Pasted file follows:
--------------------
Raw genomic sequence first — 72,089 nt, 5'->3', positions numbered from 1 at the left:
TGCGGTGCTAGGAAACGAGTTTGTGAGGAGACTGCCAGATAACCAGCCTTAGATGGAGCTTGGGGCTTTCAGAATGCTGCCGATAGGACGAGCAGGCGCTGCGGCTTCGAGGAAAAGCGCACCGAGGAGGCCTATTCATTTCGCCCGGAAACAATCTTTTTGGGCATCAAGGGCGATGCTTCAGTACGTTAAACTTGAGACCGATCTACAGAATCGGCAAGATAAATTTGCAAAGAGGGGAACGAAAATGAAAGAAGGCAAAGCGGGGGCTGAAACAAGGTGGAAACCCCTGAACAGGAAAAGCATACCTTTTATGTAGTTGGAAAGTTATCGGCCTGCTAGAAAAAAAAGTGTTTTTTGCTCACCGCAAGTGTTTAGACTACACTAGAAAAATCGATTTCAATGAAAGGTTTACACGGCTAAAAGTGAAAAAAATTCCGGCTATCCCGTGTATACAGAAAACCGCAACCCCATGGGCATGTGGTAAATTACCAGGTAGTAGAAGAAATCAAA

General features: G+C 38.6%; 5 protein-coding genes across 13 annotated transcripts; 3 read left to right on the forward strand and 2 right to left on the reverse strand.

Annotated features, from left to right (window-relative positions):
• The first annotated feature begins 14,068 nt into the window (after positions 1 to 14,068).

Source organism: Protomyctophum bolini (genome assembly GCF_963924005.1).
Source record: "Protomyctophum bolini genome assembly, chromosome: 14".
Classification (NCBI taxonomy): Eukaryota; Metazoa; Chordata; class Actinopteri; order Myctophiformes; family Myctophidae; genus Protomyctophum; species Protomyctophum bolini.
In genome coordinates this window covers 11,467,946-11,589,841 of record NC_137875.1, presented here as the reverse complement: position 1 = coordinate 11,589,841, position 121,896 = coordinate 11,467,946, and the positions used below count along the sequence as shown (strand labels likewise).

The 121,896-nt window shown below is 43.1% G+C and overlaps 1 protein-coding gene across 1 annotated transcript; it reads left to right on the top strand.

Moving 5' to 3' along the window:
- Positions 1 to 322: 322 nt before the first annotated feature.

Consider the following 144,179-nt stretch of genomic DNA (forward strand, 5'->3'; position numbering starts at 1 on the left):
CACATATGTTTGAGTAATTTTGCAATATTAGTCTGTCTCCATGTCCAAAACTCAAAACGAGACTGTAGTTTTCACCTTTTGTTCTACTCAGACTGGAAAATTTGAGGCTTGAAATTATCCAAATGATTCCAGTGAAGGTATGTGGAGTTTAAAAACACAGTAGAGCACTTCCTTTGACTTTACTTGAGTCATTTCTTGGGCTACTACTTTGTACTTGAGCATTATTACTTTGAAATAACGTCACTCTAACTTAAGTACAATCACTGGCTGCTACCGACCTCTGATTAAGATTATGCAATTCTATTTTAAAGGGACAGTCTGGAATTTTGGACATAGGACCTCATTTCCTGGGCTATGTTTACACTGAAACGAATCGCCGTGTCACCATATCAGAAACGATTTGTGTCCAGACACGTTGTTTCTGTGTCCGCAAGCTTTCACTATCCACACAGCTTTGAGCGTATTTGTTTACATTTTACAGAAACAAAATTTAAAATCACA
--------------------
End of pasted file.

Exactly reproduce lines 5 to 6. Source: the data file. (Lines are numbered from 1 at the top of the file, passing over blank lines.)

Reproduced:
• The first annotated feature begins 14,068 nt into the window (after positions 1 to 14,068).

Source organism: Protomyctophum bolini (genome assembly GCF_963924005.1).